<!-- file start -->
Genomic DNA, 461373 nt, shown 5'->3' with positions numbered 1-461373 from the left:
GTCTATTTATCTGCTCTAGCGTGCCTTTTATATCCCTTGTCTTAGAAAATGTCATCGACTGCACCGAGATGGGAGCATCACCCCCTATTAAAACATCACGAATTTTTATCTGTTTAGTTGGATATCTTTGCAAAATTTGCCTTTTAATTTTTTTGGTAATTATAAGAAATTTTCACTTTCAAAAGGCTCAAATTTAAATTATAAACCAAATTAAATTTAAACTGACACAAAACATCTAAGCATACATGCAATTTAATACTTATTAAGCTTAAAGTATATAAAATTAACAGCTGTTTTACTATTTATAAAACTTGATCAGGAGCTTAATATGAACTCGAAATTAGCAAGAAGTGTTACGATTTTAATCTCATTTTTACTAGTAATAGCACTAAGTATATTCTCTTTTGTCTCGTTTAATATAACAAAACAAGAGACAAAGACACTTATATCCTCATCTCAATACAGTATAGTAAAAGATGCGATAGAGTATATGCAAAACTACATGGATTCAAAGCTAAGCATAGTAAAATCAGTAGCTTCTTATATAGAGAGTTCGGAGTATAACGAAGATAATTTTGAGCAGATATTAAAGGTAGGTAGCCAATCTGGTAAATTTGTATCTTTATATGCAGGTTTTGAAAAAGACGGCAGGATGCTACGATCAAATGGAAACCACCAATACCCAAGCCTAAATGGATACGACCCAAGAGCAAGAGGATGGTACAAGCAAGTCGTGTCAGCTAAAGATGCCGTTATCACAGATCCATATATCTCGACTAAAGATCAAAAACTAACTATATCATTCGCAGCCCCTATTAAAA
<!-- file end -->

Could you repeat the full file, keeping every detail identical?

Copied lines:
Genomic DNA, 461373 nt, shown 5'->3' with positions numbered 1-461373 from the left:
GTCTATTTATCTGCTCTAGCGTGCCTTTTATATCCCTTGTCTTAGAAAATGTCATCGACTGCACCGAGATGGGAGCATCACCCCCTATTAAAACATCACGAATTTTTATCTGTTTAGTTGGATATCTTTGCAAAATTTGCCTTTTAATTTTTTTGGTAATTATAAGAAATTTTCACTTTCAAAAGGCTCAAATTTAAATTATAAACCAAATTAAATTTAAACTGACACAAAACATCTAAGCATACATGCAATTTAATACTTATTAAGCTTAAAGTATATAAAATTAACAGCTGTTTTACTATTTATAAAACTTGATCAGGAGCTTAATATGAACTCGAAATTAGCAAGAAGTGTTACGATTTTAATCTCATTTTTACTAGTAATAGCACTAAGTATATTCTCTTTTGTCTCGTTTAATATAACAAAACAAGAGACAAAGACACTTATATCCTCATCTCAATACAGTATAGTAAAAGATGCGATAGAGTATATGCAAAACTACATGGATTCAAAGCTAAGCATAGTAAAATCAGTAGCTTCTTATATAGAGAGTTCGGAGTATAACGAAGATAATTTTGAGCAGATATTAAAGGTAGGTAGCCAATCTGGTAAATTTGTATCTTTATATGCAGGTTTTGAAAAAGACGGCAGGATGCTACGATCAAATGGAAACCACCAATACCCAAGCCTAAATGGATACGACCCAAGAGCAAGAGGATGGTACAAGCAAGTCGTGTCAGCTAAAGATGCCGTTATCACAGATCCATATATCTCGACTAAAGATCAAAAACTAACTATATCATTCGCAGCCCCTATTAAAA